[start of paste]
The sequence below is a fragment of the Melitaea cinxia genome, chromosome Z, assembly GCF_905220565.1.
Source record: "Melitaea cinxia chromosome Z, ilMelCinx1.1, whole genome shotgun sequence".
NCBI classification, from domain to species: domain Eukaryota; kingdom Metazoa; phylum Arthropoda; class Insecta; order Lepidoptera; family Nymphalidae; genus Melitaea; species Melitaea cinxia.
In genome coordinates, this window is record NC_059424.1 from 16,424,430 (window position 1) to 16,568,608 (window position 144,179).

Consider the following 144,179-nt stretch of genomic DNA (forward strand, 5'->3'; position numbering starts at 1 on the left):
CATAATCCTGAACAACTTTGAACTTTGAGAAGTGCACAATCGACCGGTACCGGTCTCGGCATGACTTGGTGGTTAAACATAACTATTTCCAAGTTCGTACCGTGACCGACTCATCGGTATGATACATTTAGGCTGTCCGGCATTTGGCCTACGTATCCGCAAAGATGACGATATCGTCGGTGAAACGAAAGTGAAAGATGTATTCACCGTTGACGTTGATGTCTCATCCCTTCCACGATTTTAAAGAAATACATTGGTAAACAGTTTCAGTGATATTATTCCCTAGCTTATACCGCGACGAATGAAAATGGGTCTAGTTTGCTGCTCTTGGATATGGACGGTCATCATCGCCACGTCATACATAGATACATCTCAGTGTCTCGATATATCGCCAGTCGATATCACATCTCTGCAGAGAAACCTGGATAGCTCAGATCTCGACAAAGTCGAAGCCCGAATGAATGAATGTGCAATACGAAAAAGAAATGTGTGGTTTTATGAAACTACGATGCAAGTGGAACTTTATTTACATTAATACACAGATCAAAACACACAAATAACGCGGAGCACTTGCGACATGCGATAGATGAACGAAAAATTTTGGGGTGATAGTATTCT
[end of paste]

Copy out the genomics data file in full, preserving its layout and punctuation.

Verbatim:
The sequence below is a fragment of the Melitaea cinxia genome, chromosome Z, assembly GCF_905220565.1.
Source record: "Melitaea cinxia chromosome Z, ilMelCinx1.1, whole genome shotgun sequence".
NCBI classification, from domain to species: domain Eukaryota; kingdom Metazoa; phylum Arthropoda; class Insecta; order Lepidoptera; family Nymphalidae; genus Melitaea; species Melitaea cinxia.
In genome coordinates, this window is record NC_059424.1 from 16,424,430 (window position 1) to 16,568,608 (window position 144,179).

Consider the following 144,179-nt stretch of genomic DNA (forward strand, 5'->3'; position numbering starts at 1 on the left):
CATAATCCTGAACAACTTTGAACTTTGAGAAGTGCACAATCGACCGGTACCGGTCTCGGCATGACTTGGTGGTTAAACATAACTATTTCCAAGTTCGTACCGTGACCGACTCATCGGTATGATACATTTAGGCTGTCCGGCATTTGGCCTACGTATCCGCAAAGATGACGATATCGTCGGTGAAACGAAAGTGAAAGATGTATTCACCGTTGACGTTGATGTCTCATCCCTTCCACGATTTTAAAGAAATACATTGGTAAACAGTTTCAGTGATATTATTCCCTAGCTTATACCGCGACGAATGAAAATGGGTCTAGTTTGCTGCTCTTGGATATGGACGGTCATCATCGCCACGTCATACATAGATACATCTCAGTGTCTCGATATATCGCCAGTCGATATCACATCTCTGCAGAGAAACCTGGATAGCTCAGATCTCGACAAAGTCGAAGCCCGAATGAATGAATGTGCAATACGAAAAAGAAATGTGTGGTTTTATGAAACTACGATGCAAGTGGAACTTTATTTACATTAATACACAGATCAAAACACACAAATAACGCGGAGCACTTGCGACATGCGATAGATGAACGAAAAATTTTGGGGTGATAGTATTCT